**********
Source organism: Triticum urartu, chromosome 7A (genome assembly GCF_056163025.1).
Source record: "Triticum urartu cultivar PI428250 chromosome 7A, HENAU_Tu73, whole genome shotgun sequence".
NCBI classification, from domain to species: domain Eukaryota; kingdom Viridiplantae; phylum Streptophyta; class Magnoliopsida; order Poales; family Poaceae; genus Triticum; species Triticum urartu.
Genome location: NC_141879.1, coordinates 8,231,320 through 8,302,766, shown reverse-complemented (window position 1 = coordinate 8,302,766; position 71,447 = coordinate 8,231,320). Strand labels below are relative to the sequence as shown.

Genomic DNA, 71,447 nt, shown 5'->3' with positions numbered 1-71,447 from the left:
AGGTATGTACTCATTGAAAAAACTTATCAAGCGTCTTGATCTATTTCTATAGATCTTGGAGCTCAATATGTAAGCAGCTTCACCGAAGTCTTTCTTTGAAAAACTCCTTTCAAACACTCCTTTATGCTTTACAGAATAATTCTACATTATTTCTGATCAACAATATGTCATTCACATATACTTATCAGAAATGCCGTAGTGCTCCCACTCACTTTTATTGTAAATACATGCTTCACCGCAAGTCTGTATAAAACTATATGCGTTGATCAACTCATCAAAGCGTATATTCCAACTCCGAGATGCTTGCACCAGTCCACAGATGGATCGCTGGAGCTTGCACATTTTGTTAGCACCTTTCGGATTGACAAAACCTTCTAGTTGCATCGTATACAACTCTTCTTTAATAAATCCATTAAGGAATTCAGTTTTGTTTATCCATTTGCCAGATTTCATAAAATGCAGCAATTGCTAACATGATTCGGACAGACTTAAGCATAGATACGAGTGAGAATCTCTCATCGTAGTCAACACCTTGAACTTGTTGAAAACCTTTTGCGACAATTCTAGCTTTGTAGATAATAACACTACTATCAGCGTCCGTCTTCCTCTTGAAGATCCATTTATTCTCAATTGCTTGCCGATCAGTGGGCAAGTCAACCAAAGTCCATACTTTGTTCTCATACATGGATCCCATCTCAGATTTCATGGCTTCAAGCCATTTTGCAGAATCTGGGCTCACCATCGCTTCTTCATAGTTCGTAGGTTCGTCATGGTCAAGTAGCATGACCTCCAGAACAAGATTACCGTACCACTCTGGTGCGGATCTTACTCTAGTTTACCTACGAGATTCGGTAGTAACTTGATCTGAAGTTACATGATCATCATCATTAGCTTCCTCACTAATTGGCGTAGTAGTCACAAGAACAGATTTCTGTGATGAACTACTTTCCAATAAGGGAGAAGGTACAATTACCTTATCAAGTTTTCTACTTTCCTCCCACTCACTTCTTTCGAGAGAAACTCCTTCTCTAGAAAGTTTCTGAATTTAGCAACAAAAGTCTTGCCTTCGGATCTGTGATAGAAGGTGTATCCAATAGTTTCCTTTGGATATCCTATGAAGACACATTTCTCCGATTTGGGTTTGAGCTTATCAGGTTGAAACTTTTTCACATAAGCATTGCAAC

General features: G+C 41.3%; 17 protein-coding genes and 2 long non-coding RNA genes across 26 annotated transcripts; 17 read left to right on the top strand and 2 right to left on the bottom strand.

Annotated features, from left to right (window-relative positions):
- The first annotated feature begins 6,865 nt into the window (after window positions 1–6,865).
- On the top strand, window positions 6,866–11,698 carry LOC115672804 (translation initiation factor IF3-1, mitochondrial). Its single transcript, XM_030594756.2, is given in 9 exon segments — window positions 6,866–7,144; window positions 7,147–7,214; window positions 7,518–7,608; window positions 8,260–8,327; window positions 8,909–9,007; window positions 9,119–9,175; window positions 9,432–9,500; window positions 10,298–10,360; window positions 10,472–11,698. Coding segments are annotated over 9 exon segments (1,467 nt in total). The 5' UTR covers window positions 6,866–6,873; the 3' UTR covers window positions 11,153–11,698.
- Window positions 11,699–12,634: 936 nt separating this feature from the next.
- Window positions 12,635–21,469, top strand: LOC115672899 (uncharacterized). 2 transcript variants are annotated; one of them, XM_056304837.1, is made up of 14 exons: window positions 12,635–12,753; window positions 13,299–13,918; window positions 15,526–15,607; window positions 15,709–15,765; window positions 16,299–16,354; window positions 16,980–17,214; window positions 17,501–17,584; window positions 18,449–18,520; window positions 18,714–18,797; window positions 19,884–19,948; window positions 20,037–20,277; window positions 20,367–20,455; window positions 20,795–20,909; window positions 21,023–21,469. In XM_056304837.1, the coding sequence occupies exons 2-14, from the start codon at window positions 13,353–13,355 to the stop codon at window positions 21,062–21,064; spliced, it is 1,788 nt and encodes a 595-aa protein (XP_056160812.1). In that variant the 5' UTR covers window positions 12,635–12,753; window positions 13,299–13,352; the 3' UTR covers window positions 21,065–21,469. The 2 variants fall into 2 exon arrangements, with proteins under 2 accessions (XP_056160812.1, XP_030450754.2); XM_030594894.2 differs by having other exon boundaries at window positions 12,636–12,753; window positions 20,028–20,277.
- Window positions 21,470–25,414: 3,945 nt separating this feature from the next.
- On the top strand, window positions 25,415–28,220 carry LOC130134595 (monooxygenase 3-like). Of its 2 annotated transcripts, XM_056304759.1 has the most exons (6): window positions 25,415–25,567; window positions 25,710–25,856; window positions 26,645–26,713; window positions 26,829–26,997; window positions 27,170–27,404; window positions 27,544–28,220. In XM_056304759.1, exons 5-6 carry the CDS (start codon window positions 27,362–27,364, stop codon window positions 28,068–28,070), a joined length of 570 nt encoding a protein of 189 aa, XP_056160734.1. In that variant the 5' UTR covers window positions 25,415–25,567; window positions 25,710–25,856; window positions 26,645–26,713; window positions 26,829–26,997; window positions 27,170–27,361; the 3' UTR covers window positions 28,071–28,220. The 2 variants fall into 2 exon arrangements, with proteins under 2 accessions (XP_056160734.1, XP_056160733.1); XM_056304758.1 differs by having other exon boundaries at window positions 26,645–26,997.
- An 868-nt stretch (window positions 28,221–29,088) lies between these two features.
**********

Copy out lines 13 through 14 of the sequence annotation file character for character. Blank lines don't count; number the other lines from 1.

- Window positions 21,470–25,414: 3,945 nt separating this feature from the next.
- On the top strand, window positions 25,415–28,220 carry LOC130134595 (monooxygenase 3-like). Of its 2 annotated transcripts, XM_056304759.1 has the most exons (6): window positions 25,415–25,567; window positions 25,710–25,856; window positions 26,645–26,713; window positions 26,829–26,997; window positions 27,170–27,404; window positions 27,544–28,220. In XM_056304759.1, exons 5-6 carry the CDS (start codon window positions 27,362–27,364, stop codon window positions 28,068–28,070), a joined length of 570 nt encoding a protein of 189 aa, XP_056160734.1. In that variant the 5' UTR covers window positions 25,415–25,567; window positions 25,710–25,856; window positions 26,645–26,713; window positions 26,829–26,997; window positions 27,170–27,361; the 3' UTR covers window positions 28,071–28,220. The 2 variants fall into 2 exon arrangements, with proteins under 2 accessions (XP_056160734.1, XP_056160733.1); XM_056304758.1 differs by having other exon boundaries at window positions 26,645–26,997.